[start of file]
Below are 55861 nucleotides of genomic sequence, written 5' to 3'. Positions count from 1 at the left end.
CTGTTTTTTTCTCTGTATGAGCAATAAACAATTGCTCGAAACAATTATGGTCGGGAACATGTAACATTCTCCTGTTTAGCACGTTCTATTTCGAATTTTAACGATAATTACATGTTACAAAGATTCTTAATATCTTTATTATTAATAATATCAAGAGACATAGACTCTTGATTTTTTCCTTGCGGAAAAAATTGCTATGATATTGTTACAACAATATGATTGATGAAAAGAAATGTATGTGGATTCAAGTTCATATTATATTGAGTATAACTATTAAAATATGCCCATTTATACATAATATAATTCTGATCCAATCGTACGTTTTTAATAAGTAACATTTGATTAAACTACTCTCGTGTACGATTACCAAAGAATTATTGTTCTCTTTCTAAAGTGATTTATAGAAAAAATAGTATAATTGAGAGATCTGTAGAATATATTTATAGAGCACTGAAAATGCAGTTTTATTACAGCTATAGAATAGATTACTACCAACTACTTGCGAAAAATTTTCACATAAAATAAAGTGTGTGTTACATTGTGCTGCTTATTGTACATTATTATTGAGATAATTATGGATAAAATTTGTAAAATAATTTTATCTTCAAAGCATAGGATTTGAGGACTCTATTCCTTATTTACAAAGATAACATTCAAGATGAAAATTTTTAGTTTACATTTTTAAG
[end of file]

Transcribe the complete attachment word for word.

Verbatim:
Below are 55861 nucleotides of genomic sequence, written 5' to 3'. Positions count from 1 at the left end.
CTGTTTTTTTCTCTGTATGAGCAATAAACAATTGCTCGAAACAATTATGGTCGGGAACATGTAACATTCTCCTGTTTAGCACGTTCTATTTCGAATTTTAACGATAATTACATGTTACAAAGATTCTTAATATCTTTATTATTAATAATATCAAGAGACATAGACTCTTGATTTTTTCCTTGCGGAAAAAATTGCTATGATATTGTTACAACAATATGATTGATGAAAAGAAATGTATGTGGATTCAAGTTCATATTATATTGAGTATAACTATTAAAATATGCCCATTTATACATAATATAATTCTGATCCAATCGTACGTTTTTAATAAGTAACATTTGATTAAACTACTCTCGTGTACGATTACCAAAGAATTATTGTTCTCTTTCTAAAGTGATTTATAGAAAAAATAGTATAATTGAGAGATCTGTAGAATATATTTATAGAGCACTGAAAATGCAGTTTTATTACAGCTATAGAATAGATTACTACCAACTACTTGCGAAAAATTTTCACATAAAATAAAGTGTGTGTTACATTGTGCTGCTTATTGTACATTATTATTGAGATAATTATGGATAAAATTTGTAAAATAATTTTATCTTCAAAGCATAGGATTTGAGGACTCTATTCCTTATTTACAAAGATAACATTCAAGATGAAAATTTTTAGTTTACATTTTTAAG